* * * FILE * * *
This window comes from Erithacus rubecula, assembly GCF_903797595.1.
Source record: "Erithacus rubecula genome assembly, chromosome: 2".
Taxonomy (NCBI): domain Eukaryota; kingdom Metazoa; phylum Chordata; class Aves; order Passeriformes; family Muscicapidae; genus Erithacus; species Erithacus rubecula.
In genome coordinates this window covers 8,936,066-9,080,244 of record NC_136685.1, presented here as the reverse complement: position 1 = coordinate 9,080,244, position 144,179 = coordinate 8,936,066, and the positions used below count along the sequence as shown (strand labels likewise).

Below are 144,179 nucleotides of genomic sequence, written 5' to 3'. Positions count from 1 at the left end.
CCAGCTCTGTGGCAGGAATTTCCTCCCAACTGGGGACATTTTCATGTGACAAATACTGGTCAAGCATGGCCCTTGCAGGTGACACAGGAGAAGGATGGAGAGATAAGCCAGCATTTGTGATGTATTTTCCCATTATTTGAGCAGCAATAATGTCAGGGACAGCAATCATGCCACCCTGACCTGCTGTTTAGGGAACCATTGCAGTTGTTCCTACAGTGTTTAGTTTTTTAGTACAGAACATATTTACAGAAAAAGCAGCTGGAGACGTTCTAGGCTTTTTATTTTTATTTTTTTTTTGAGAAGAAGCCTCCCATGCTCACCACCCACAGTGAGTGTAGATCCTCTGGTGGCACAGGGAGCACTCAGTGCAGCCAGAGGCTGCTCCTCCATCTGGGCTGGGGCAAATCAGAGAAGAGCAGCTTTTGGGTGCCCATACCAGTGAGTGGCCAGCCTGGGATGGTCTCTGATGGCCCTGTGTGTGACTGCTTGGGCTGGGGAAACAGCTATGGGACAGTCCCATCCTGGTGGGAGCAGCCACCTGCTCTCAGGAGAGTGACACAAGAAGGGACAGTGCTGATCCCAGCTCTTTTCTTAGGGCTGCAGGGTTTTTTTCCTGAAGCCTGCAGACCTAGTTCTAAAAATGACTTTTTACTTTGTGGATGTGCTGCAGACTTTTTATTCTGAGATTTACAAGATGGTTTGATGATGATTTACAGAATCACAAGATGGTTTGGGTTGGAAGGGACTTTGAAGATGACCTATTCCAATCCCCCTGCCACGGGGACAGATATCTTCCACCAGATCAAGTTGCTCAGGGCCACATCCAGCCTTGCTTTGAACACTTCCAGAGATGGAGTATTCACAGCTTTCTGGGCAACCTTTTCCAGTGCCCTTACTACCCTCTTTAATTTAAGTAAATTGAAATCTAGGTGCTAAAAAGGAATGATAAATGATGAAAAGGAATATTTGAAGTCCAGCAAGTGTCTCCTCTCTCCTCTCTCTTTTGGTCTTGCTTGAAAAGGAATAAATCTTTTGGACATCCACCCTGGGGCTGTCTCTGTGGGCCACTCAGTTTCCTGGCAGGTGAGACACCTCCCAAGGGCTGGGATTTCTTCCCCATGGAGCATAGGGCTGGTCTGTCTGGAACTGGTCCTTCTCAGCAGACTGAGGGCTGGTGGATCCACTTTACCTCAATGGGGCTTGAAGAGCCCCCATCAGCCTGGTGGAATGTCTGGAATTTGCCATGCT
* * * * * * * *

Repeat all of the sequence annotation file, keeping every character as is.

This window comes from Erithacus rubecula, assembly GCF_903797595.1.
Source record: "Erithacus rubecula genome assembly, chromosome: 2".
Taxonomy (NCBI): domain Eukaryota; kingdom Metazoa; phylum Chordata; class Aves; order Passeriformes; family Muscicapidae; genus Erithacus; species Erithacus rubecula.
In genome coordinates this window covers 8,936,066-9,080,244 of record NC_136685.1, presented here as the reverse complement: position 1 = coordinate 9,080,244, position 144,179 = coordinate 8,936,066, and the positions used below count along the sequence as shown (strand labels likewise).

Below are 144,179 nucleotides of genomic sequence, written 5' to 3'. Positions count from 1 at the left end.
CCAGCTCTGTGGCAGGAATTTCCTCCCAACTGGGGACATTTTCATGTGACAAATACTGGTCAAGCATGGCCCTTGCAGGTGACACAGGAGAAGGATGGAGAGATAAGCCAGCATTTGTGATGTATTTTCCCATTATTTGAGCAGCAATAATGTCAGGGACAGCAATCATGCCACCCTGACCTGCTGTTTAGGGAACCATTGCAGTTGTTCCTACAGTGTTTAGTTTTTTAGTACAGAACATATTTACAGAAAAAGCAGCTGGAGACGTTCTAGGCTTTTTATTTTTATTTTTTTTTTGAGAAGAAGCCTCCCATGCTCACCACCCACAGTGAGTGTAGATCCTCTGGTGGCACAGGGAGCACTCAGTGCAGCCAGAGGCTGCTCCTCCATCTGGGCTGGGGCAAATCAGAGAAGAGCAGCTTTTGGGTGCCCATACCAGTGAGTGGCCAGCCTGGGATGGTCTCTGATGGCCCTGTGTGTGACTGCTTGGGCTGGGGAAACAGCTATGGGACAGTCCCATCCTGGTGGGAGCAGCCACCTGCTCTCAGGAGAGTGACACAAGAAGGGACAGTGCTGATCCCAGCTCTTTTCTTAGGGCTGCAGGGTTTTTTTCCTGAAGCCTGCAGACCTAGTTCTAAAAATGACTTTTTACTTTGTGGATGTGCTGCAGACTTTTTATTCTGAGATTTACAAGATGGTTTGATGATGATTTACAGAATCACAAGATGGTTTGGGTTGGAAGGGACTTTGAAGATGACCTATTCCAATCCCCCTGCCACGGGGACAGATATCTTCCACCAGATCAAGTTGCTCAGGGCCACATCCAGCCTTGCTTTGAACACTTCCAGAGATGGAGTATTCACAGCTTTCTGGGCAACCTTTTCCAGTGCCCTTACTACCCTCTTTAATTTAAGTAAATTGAAATCTAGGTGCTAAAAAGGAATGATAAATGATGAAAAGGAATATTTGAAGTCCAGCAAGTGTCTCCTCTCTCCTCTCTCTTTTGGTCTTGCTTGAAAAGGAATAAATCTTTTGGACATCCACCCTGGGGCTGTCTCTGTGGGCCACTCAGTTTCCTGGCAGGTGAGACACCTCCCAAGGGCTGGGATTTCTTCCCCATGGAGCATAGGGCTGGTCTGTCTGGAACTGGTCCTTCTCAGCAGACTGAGGGCTGGTGGATCCACTTTACCTCAATGGGGCTTGAAGAGCCCCCATCAGCCTGGTGGAATGTCTGGAATTTGCCATGCT